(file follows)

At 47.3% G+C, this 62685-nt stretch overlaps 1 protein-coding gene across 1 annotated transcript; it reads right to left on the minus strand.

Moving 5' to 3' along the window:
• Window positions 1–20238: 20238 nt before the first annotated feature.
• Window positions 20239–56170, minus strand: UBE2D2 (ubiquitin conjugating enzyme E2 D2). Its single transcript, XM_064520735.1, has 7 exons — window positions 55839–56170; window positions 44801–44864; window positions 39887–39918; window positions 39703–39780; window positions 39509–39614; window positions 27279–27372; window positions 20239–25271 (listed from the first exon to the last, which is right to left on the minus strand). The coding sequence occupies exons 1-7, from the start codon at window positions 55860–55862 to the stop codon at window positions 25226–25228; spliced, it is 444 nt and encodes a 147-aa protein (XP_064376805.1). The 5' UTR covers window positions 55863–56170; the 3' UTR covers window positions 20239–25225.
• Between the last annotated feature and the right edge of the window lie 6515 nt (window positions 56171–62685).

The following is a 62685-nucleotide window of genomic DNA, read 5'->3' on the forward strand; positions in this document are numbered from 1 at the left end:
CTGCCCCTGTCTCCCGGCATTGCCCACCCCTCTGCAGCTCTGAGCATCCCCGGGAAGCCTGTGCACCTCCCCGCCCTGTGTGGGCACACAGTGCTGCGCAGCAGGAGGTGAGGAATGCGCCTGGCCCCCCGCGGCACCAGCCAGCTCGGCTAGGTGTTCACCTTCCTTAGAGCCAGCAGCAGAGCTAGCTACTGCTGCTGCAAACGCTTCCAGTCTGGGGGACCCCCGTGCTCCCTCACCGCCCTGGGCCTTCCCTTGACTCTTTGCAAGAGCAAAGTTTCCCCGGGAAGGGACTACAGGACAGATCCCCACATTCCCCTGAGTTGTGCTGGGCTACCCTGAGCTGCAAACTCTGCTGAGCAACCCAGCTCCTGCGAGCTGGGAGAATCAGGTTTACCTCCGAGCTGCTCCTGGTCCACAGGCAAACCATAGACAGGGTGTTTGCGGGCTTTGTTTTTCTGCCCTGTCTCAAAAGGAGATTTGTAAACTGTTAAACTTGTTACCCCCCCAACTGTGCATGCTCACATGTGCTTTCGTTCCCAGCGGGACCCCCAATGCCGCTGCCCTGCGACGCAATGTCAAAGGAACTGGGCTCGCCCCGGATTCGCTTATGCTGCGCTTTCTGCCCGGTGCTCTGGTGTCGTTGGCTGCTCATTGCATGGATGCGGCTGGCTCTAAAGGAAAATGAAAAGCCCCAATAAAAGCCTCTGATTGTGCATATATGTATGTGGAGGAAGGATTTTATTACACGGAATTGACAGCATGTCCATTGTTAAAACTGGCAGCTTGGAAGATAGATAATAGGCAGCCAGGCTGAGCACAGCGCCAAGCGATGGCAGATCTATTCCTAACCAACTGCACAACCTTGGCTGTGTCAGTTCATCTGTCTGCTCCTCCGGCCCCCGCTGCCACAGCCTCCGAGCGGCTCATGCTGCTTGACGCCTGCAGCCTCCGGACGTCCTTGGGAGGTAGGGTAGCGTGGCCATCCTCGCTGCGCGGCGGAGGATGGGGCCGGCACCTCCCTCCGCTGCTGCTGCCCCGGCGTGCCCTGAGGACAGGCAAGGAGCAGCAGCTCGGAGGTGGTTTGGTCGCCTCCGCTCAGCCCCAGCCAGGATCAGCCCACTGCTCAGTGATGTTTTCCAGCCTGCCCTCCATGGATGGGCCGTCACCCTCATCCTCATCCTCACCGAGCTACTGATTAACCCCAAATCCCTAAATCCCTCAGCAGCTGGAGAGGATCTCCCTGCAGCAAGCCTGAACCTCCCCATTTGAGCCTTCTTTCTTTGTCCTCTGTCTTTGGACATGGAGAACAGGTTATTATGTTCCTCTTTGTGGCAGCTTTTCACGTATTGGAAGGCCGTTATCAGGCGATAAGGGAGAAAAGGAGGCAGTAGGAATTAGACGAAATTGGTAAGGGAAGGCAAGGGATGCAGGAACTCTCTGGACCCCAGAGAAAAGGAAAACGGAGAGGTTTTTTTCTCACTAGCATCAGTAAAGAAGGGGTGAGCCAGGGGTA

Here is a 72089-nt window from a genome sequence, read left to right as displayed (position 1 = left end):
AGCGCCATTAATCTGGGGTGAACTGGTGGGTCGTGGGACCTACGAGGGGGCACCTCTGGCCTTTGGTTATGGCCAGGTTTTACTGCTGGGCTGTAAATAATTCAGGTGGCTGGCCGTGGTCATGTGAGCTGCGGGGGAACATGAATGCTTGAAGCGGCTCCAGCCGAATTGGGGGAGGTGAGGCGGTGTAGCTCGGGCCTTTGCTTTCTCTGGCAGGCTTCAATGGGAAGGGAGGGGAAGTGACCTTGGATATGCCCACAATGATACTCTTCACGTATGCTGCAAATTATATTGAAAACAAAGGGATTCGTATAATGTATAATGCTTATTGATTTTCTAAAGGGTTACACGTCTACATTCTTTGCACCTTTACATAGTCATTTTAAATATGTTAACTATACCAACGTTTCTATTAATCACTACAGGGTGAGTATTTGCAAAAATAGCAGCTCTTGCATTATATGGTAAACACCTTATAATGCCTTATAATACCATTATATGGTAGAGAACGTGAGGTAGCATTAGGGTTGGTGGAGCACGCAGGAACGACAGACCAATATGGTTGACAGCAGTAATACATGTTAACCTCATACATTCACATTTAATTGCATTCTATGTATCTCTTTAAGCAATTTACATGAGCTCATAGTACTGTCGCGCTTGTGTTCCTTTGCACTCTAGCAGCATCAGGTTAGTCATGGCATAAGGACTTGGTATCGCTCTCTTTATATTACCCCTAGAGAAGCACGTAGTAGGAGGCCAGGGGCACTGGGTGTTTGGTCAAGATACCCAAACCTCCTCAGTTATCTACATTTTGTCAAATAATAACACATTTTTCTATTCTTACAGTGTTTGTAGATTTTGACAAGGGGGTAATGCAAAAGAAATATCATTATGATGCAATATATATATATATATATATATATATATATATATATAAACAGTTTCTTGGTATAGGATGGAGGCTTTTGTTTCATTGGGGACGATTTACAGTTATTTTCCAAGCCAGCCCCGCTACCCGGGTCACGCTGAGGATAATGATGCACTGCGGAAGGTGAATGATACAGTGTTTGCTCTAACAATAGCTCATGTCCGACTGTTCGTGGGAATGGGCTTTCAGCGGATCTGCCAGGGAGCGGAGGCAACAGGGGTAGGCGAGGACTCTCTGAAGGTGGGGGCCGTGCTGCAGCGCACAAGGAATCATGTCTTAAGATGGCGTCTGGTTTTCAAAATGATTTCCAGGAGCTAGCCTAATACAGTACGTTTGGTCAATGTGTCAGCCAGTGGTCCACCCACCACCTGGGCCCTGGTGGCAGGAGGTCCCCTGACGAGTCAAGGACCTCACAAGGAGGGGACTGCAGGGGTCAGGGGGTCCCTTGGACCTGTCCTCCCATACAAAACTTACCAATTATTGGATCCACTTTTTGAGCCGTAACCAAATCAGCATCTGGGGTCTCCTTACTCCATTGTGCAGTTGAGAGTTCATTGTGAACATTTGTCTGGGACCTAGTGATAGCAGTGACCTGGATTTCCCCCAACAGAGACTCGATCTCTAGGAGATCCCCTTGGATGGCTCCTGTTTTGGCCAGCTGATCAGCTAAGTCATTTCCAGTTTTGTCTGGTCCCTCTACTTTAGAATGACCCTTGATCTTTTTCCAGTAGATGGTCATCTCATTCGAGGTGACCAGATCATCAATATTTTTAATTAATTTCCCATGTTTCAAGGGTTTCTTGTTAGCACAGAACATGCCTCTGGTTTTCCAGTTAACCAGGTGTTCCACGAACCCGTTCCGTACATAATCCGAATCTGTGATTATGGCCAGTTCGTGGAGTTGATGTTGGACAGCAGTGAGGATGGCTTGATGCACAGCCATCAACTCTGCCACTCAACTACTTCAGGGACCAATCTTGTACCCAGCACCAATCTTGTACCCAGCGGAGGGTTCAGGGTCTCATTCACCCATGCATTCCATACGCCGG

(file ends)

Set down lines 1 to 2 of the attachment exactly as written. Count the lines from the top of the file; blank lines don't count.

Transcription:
At 47.3% G+C, this 62685-nt stretch overlaps 1 protein-coding gene across 1 annotated transcript; it reads right to left on the minus strand.

Moving 5' to 3' along the window: